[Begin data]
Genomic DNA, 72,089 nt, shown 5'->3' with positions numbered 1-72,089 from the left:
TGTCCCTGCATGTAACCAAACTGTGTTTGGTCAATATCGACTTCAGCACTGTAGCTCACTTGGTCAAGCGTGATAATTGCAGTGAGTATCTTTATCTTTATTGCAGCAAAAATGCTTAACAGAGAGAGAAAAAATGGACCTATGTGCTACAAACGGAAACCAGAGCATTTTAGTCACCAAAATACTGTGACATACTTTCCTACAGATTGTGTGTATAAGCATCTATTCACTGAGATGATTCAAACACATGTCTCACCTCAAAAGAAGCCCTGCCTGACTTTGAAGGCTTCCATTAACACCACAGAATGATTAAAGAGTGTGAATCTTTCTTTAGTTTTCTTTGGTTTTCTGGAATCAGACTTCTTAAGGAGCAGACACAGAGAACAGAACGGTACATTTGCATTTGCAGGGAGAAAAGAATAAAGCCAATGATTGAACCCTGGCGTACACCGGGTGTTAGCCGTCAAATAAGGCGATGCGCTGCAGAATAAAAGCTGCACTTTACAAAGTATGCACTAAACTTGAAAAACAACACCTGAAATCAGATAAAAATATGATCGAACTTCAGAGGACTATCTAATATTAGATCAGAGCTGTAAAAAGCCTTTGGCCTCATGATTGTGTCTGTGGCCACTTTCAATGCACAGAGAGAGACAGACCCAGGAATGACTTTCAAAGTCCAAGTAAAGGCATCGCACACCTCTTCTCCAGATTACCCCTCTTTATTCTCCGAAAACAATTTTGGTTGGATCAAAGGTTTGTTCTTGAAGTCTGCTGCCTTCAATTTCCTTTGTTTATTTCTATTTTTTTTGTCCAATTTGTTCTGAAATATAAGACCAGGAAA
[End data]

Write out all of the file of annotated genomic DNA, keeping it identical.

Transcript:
Genomic DNA, 72,089 nt, shown 5'->3' with positions numbered 1-72,089 from the left:
TGTCCCTGCATGTAACCAAACTGTGTTTGGTCAATATCGACTTCAGCACTGTAGCTCACTTGGTCAAGCGTGATAATTGCAGTGAGTATCTTTATCTTTATTGCAGCAAAAATGCTTAACAGAGAGAGAAAAAATGGACCTATGTGCTACAAACGGAAACCAGAGCATTTTAGTCACCAAAATACTGTGACATACTTTCCTACAGATTGTGTGTATAAGCATCTATTCACTGAGATGATTCAAACACATGTCTCACCTCAAAAGAAGCCCTGCCTGACTTTGAAGGCTTCCATTAACACCACAGAATGATTAAAGAGTGTGAATCTTTCTTTAGTTTTCTTTGGTTTTCTGGAATCAGACTTCTTAAGGAGCAGACACAGAGAACAGAACGGTACATTTGCATTTGCAGGGAGAAAAGAATAAAGCCAATGATTGAACCCTGGCGTACACCGGGTGTTAGCCGTCAAATAAGGCGATGCGCTGCAGAATAAAAGCTGCACTTTACAAAGTATGCACTAAACTTGAAAAACAACACCTGAAATCAGATAAAAATATGATCGAACTTCAGAGGACTATCTAATATTAGATCAGAGCTGTAAAAAGCCTTTGGCCTCATGATTGTGTCTGTGGCCACTTTCAATGCACAGAGAGAGACAGACCCAGGAATGACTTTCAAAGTCCAAGTAAAGGCATCGCACACCTCTTCTCCAGATTACCCCTCTTTATTCTCCGAAAACAATTTTGGTTGGATCAAAGGTTTGTTCTTGAAGTCTGCTGCCTTCAATTTCCTTTGTTTATTTCTATTTTTTTTGTCCAATTTGTTCTGAAATATAAGACCAGGAAA